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“Becoming Edvard Munch” at the Art Institute of Chicago

“Becoming Edvard Munch: Influence, Anxiety and Myth,” currently on display at the Art Institute of Chicago, takes a radical new approach to the retrospective exhibition in its ingenious curation of artist Edvard Munch (1863-1944).

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“Becoming Edvard Munch: Influence, Anxiety and Myth,” currently on display at the Art Institute of Chicago, takes a radical new approach to the retrospective exhibition in its ingenious curation of artist Edvard Munch (1863-1944).

Munch’s The Scream—famously reprinted on coffee mugs, umbrellas and even blow-up dolls and finger puppets—garnered additional attention in 2004 when one of the three versions of this painting was stolen from the Munch Museum in Oslo, Norway. It seems that while Edvard Munch may not be a household name, this painting most certainly is. While there are many reasons for its fame, perhaps this painting is particularly iconic because it seems to reaffirm notions of the creative genius as a tortured soul. Just as Vincent van Gogh is as famous for his insanity as he is for his paintings, so has Munch been slotted as the lone, desperate savant, forced to turn to artistic representation for release in an alienating world. However, with Munch, this may be equally a result of the ploys he used to self-promote, as it is our general fascination with the Bohemian Other.

But do not expect to see this mythical construction of Munch at AIC. As Jay Clarke, Associate Curator of Prints and Drawings and a leading Munch scholar, explained in the exhibition press release: throughout her research in Norway she “kept waiting for the ‘crazy Munch’ to reveal himself… but I never found him. Instead, the letters reveal a man very much in control of his career, even acting as his own dealer and organizing complex exhibitions and negotiations. Indeed, far from an independent, the artist was like a sponge, soaking up painting styles, motifs, and technical tricks from his contemporaries.”

Clarke’s presentation of Munch’s oeuvre is organized around popular themes that occur in his paintings, prints and drawings. Such themes include “Anxiety,” “Death and Dying,” “The Street” and “Bathing.” They serve to evaluate Munch’s work within the context his contemporaries—most notably, Paul Gauguin, Claude Monet, Max Klinger and Vincent van Gogh. This serves to present Munch as a shrewd artist responding to the images and themes of his contemporaries, engaged in the issues of his time.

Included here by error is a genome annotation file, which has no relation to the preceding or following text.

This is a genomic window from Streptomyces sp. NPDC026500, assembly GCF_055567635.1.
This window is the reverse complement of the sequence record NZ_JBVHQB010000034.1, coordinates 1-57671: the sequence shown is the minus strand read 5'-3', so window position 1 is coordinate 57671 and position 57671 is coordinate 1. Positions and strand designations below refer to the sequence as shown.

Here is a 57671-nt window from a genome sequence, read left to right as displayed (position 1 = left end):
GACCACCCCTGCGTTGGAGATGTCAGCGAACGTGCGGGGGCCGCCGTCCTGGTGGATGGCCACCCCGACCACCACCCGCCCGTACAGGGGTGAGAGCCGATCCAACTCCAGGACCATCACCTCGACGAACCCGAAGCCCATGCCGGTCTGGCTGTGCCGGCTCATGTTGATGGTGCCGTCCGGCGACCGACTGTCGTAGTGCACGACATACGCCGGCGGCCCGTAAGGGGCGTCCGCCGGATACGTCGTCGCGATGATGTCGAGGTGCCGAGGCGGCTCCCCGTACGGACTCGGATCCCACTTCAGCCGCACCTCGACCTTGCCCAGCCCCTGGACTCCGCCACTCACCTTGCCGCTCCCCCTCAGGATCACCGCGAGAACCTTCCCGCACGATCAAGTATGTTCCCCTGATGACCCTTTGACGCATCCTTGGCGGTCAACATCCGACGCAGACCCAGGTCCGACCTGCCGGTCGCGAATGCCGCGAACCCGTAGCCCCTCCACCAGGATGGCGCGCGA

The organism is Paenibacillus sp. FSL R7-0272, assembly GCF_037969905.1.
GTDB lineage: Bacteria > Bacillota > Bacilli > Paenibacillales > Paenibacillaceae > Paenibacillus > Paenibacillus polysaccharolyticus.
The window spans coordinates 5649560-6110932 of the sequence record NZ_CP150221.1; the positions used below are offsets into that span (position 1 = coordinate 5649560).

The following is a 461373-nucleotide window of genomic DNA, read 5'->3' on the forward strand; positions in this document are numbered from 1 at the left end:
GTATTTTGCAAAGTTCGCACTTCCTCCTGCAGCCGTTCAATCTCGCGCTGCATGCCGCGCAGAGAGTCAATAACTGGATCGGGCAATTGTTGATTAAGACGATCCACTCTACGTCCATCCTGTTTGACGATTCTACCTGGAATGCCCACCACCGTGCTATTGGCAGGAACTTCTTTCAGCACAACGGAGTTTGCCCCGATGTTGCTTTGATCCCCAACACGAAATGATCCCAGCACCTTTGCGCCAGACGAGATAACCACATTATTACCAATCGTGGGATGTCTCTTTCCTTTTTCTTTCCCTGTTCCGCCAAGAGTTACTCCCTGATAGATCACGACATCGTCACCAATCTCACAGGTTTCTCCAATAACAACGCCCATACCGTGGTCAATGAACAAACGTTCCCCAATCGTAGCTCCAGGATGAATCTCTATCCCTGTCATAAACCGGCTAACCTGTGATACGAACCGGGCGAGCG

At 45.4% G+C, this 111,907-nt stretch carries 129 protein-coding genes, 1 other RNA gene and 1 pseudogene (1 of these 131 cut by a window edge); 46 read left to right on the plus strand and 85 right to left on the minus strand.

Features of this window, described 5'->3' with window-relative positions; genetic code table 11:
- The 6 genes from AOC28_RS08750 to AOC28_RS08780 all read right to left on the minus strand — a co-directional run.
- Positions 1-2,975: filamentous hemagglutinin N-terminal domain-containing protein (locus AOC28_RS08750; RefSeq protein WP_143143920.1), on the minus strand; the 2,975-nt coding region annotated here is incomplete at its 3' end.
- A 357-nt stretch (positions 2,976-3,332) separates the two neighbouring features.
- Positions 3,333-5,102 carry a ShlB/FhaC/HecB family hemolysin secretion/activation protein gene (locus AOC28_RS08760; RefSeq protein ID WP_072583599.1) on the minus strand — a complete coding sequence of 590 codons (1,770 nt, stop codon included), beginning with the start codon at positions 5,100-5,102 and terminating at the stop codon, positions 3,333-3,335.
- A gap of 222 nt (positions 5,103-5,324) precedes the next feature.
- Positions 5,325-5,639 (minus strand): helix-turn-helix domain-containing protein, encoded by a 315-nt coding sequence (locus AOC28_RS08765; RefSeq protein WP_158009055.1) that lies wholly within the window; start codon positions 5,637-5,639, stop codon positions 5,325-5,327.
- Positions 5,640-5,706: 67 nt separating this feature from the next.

Though you will not be able to see The Scream, paintings such as Kiss By the Window (1892), Anxiety (1894), and Evening on Karl Johan (1892) are some other well-known pieces on display. A small print entitled Flower of Pain (1897) visually represents the persona Munch would create for himself showing the artist’s blood as the source of a blooming lily. A representation that starkly contrasts with the numerous other self-portraits in the exhibition, including the debonair but murky Self-Portrait with a Cigarette (1895), in which the artist stares piercingly out of the canvas amidst a swirl of smoky liquefied paint.

What is most impressive is the number and diversity of images with which he worked, as well as the breadth of the work of others with which he was acquainted. 150 Munch prints and paintings are exhibited alongside 61 works by 43 other artists from whom he drew inspiration. What all of these images and comparisons demonstrate is Munch’s extraordinary ability to represent the intense emotions of men and women, whether in isolation or on a busy street.

Many of the prints exhibited come from the Institute’s own collection displayed in traditional “Munch style” wooden frames. In any given room one may see not only a large oil painting of a striking image, but the same image reproduced with varying colors and techniques in print. Most effective is the display of three prints of The Sick Child (1896) along a single wall. On the opposite wall is hung the larger painting. While these images were responses to the illness and death of his beloved sister Sophie, rather than imply an obsessive reworking of a psychically inescapable image, we see Munch as a keen artist modifying colors and design choices in order to convey a powerful situation. Further, The Sick Child is juxtaposed with fellow Norwegian painter Hans Heyerdahl’s Dying Child (1889), a painting and artist Munch both admired and emulated.

“Becoming Edvard Munch” questions the popular reliance of curatorial practices on the autobiographical and historical presentation of an artist’s persona, and asks what is gained when an artist creates a specific personality, as well as what is lost in our belief in that personality. By placing Munch within the context of his contemporaries, his localities, his conflicting statements and the statements of his peers, a multi-faceted artist reveals himself.

This exhibition should make us all question the singular ways in which we view artists, and recognize that a successful artist must be both creator and businessman, self-promoter and, at times, self-denigrator. Clarke’s refusal to take the Munch scholarship of old and Munch’s words themselves at face value is a bold move that questions established stereotypes and reminds us that identities are both self-asserted and publicly created.

On view through April 26 at the Art Institute of Chicago, 111 South Michigan Avenue, Chicago, Illinois, 60603-6404.  Mon.–Wed. 10:30 a.m.–5:00 p.m., Thurs. 10:30 a.m.–8:00 p.m., Fri. 10:30 a.m.–5:00p.m., Sat.–Sun. 10:00 a.m.–5:00 p.m.

All images courtesy of the Art Institute of Chicago.

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